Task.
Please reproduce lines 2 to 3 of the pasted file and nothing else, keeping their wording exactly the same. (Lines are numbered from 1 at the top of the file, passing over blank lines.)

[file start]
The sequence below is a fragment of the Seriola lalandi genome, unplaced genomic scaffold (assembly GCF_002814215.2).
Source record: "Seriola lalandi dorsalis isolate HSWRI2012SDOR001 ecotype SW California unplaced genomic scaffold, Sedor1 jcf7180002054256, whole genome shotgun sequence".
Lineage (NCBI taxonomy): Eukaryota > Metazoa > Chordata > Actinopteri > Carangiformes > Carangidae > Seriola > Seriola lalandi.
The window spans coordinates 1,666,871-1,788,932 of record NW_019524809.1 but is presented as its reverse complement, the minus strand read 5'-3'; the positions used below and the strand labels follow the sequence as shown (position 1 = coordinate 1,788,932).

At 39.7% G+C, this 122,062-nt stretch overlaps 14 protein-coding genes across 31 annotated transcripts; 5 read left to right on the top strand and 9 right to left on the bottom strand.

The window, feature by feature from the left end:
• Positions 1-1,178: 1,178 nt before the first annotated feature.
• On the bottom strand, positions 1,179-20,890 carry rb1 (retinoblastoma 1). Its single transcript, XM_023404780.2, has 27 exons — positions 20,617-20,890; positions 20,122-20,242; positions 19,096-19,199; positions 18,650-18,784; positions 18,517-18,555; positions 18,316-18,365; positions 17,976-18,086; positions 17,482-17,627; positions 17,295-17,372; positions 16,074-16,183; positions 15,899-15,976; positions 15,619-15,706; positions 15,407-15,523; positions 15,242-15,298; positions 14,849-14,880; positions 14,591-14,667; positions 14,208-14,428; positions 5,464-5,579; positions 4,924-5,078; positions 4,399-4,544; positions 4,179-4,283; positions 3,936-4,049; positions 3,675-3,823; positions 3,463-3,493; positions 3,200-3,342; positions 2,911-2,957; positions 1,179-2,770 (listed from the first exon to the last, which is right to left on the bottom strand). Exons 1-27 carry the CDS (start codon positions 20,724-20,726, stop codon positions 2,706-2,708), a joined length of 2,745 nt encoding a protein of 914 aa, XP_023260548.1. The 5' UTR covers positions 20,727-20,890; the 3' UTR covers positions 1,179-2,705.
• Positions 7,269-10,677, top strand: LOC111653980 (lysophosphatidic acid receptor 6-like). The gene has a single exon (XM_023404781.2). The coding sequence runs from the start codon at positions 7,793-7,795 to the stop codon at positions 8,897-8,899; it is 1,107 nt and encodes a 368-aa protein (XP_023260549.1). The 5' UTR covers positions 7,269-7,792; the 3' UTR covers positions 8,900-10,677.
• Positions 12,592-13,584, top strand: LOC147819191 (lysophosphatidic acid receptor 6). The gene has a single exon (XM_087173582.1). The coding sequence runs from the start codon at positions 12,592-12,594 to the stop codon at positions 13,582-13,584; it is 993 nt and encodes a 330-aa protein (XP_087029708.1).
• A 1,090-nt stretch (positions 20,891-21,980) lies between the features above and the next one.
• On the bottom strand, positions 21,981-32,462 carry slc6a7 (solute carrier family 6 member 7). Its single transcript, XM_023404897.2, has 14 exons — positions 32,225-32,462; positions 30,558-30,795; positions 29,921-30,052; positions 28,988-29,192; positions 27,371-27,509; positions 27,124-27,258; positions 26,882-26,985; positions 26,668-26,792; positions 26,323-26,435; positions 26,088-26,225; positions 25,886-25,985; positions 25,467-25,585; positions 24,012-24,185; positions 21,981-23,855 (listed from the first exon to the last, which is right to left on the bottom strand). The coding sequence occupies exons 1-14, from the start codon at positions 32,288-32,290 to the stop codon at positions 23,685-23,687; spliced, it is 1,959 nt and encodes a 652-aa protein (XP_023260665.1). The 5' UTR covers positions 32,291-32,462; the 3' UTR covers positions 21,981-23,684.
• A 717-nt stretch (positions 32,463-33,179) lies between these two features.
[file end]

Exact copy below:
Source record: "Seriola lalandi dorsalis isolate HSWRI2012SDOR001 ecotype SW California unplaced genomic scaffold, Sedor1 jcf7180002054256, whole genome shotgun sequence".
Lineage (NCBI taxonomy): Eukaryota > Metazoa > Chordata > Actinopteri > Carangiformes > Carangidae > Seriola > Seriola lalandi.